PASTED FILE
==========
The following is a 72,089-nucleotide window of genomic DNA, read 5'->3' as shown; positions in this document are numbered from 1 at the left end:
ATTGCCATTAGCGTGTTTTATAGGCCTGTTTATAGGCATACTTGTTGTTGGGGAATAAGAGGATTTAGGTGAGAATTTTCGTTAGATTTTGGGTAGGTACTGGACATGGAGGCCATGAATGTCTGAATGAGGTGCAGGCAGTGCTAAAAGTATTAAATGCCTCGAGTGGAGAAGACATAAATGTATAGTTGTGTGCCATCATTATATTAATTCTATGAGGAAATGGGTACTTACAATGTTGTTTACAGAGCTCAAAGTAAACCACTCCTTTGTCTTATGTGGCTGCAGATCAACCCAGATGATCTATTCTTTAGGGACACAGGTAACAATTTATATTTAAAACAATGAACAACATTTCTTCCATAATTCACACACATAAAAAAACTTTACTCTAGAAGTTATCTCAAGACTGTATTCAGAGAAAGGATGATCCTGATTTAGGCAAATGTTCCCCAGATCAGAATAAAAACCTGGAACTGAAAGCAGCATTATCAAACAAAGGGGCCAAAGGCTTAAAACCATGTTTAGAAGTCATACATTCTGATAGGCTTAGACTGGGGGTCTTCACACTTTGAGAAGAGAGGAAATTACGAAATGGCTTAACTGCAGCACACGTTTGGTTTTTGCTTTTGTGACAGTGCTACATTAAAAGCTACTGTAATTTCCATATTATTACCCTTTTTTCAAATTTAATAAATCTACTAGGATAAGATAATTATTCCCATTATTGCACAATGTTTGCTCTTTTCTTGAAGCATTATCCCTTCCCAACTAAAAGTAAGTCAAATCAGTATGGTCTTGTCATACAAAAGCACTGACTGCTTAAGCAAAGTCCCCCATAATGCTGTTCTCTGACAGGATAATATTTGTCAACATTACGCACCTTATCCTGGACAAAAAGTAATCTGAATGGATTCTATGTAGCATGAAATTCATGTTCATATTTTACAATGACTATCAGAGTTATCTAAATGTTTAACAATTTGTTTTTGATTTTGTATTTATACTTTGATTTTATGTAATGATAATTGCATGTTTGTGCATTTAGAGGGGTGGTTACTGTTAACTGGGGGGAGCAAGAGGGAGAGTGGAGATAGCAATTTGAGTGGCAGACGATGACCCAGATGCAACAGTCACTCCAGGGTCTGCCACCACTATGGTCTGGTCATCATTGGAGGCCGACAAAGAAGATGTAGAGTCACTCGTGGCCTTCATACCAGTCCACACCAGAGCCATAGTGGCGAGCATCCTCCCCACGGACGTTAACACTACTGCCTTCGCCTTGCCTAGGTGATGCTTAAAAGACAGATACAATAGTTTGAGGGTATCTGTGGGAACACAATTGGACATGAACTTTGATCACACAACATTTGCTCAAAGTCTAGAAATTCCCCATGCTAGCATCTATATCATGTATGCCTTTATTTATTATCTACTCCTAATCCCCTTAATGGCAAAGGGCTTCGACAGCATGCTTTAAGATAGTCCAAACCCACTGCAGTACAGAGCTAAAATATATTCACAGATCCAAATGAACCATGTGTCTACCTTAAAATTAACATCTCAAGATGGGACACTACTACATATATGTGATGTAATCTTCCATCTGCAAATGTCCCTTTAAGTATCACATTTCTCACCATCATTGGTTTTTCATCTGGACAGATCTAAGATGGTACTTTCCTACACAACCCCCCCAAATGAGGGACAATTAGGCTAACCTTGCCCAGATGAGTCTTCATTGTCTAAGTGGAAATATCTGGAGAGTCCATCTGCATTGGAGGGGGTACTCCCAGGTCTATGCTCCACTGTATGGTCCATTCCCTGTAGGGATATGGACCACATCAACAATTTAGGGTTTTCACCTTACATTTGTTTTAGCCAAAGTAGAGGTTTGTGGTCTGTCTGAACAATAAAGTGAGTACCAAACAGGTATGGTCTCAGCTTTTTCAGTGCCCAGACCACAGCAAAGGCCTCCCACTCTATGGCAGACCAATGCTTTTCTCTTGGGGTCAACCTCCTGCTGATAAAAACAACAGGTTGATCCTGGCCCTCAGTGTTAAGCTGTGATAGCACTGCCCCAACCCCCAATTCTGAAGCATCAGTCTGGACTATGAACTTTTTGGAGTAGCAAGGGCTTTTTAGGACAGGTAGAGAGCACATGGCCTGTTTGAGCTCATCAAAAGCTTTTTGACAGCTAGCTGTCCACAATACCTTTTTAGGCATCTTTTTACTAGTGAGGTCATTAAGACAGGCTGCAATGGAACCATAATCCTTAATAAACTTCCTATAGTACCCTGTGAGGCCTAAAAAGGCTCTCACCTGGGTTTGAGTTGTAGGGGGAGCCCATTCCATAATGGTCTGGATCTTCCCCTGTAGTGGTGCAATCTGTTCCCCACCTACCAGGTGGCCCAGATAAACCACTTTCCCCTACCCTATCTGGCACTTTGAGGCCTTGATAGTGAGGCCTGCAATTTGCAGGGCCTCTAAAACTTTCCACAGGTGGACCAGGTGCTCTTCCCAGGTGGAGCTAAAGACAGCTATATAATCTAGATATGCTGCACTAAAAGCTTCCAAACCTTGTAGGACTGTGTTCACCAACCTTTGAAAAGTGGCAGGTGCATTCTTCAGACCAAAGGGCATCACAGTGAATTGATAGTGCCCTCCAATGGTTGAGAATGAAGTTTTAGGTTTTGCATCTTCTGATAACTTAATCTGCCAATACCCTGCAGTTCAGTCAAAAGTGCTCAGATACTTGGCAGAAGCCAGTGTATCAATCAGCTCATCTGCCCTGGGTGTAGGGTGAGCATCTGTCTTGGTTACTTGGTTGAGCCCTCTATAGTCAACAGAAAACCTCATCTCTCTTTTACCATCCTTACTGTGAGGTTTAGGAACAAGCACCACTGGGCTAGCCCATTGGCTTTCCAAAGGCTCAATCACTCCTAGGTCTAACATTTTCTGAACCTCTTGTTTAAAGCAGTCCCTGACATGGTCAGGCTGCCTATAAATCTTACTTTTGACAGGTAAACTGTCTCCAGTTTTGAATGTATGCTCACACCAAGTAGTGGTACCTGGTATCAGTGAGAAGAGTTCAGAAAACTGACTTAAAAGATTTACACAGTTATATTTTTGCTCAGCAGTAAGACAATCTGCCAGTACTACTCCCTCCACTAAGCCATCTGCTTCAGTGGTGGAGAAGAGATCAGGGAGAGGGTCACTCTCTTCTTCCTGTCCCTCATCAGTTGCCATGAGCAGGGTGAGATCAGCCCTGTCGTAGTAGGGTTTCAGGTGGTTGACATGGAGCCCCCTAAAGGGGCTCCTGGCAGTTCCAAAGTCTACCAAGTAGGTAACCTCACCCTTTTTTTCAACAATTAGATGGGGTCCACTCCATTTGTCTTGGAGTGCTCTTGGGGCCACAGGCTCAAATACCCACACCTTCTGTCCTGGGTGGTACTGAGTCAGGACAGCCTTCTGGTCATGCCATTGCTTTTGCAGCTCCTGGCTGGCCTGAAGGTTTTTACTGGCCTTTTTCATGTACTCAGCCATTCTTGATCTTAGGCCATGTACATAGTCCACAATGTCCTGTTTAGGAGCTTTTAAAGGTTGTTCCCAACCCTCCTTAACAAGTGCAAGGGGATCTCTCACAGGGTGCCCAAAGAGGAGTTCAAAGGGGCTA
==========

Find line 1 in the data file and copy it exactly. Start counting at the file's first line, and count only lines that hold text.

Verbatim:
The following is a 72,089-nucleotide window of genomic DNA, read 5'->3' as shown; positions in this document are numbered from 1 at the left end: